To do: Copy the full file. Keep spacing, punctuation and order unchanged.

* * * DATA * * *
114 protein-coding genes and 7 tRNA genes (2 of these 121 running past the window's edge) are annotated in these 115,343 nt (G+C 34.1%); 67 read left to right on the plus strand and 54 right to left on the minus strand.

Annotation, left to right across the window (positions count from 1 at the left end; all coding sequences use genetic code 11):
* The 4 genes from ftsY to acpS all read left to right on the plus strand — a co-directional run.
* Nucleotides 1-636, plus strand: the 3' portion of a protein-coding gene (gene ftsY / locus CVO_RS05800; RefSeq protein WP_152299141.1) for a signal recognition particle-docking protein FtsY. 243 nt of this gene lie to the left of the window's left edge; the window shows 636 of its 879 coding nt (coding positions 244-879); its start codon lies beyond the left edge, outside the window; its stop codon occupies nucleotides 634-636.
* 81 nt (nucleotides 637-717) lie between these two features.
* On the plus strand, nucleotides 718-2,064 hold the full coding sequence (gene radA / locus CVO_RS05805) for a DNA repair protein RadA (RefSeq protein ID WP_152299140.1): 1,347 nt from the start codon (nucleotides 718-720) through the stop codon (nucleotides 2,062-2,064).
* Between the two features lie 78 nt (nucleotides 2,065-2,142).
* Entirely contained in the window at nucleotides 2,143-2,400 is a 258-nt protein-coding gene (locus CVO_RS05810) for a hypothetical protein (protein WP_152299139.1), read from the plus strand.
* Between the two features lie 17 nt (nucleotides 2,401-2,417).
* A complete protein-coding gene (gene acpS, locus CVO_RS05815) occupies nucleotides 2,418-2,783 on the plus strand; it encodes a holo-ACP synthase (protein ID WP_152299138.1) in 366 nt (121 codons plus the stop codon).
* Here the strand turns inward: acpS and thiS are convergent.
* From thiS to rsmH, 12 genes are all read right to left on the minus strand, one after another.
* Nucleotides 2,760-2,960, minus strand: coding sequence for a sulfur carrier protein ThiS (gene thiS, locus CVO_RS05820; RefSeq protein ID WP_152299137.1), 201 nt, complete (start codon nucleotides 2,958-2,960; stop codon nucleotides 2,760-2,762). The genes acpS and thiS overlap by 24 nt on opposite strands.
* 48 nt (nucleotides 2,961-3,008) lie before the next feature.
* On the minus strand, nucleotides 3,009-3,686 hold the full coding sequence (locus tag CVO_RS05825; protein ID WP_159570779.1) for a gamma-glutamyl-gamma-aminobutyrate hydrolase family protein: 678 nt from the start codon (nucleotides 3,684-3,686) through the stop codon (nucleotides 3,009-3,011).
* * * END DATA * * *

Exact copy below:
114 protein-coding genes and 7 tRNA genes (2 of these 121 running past the window's edge) are annotated in these 115,343 nt (G+C 34.1%); 67 read left to right on the plus strand and 54 right to left on the minus strand.

Annotation, left to right across the window (positions count from 1 at the left end; all coding sequences use genetic code 11):
* The 4 genes from ftsY to acpS all read left to right on the plus strand — a co-directional run.
* Nucleotides 1-636, plus strand: the 3' portion of a protein-coding gene (gene ftsY / locus CVO_RS05800; RefSeq protein WP_152299141.1) for a signal recognition particle-docking protein FtsY. 243 nt of this gene lie to the left of the window's left edge; the window shows 636 of its 879 coding nt (coding positions 244-879); its start codon lies beyond the left edge, outside the window; its stop codon occupies nucleotides 634-636.
* 81 nt (nucleotides 637-717) lie between these two features.
* On the plus strand, nucleotides 718-2,064 hold the full coding sequence (gene radA / locus CVO_RS05805) for a DNA repair protein RadA (RefSeq protein ID WP_152299140.1): 1,347 nt from the start codon (nucleotides 718-720) through the stop codon (nucleotides 2,062-2,064).
* Between the two features lie 78 nt (nucleotides 2,065-2,142).
* Entirely contained in the window at nucleotides 2,143-2,400 is a 258-nt protein-coding gene (locus CVO_RS05810) for a hypothetical protein (protein WP_152299139.1), read from the plus strand.
* Between the two features lie 17 nt (nucleotides 2,401-2,417).
* A complete protein-coding gene (gene acpS, locus CVO_RS05815) occupies nucleotides 2,418-2,783 on the plus strand; it encodes a holo-ACP synthase (protein ID WP_152299138.1) in 366 nt (121 codons plus the stop codon).
* Here the strand turns inward: acpS and thiS are convergent.
* From thiS to rsmH, 12 genes are all read right to left on the minus strand, one after another.
* Nucleotides 2,760-2,960, minus strand: coding sequence for a sulfur carrier protein ThiS (gene thiS, locus CVO_RS05820; RefSeq protein ID WP_152299137.1), 201 nt, complete (start codon nucleotides 2,958-2,960; stop codon nucleotides 2,760-2,762). The genes acpS and thiS overlap by 24 nt on opposite strands.
* 48 nt (nucleotides 2,961-3,008) lie before the next feature.
* On the minus strand, nucleotides 3,009-3,686 hold the full coding sequence (locus tag CVO_RS05825; protein ID WP_159570779.1) for a gamma-glutamyl-gamma-aminobutyrate hydrolase family protein: 678 nt from the start codon (nucleotides 3,684-3,686) through the stop codon (nucleotides 3,009-3,011).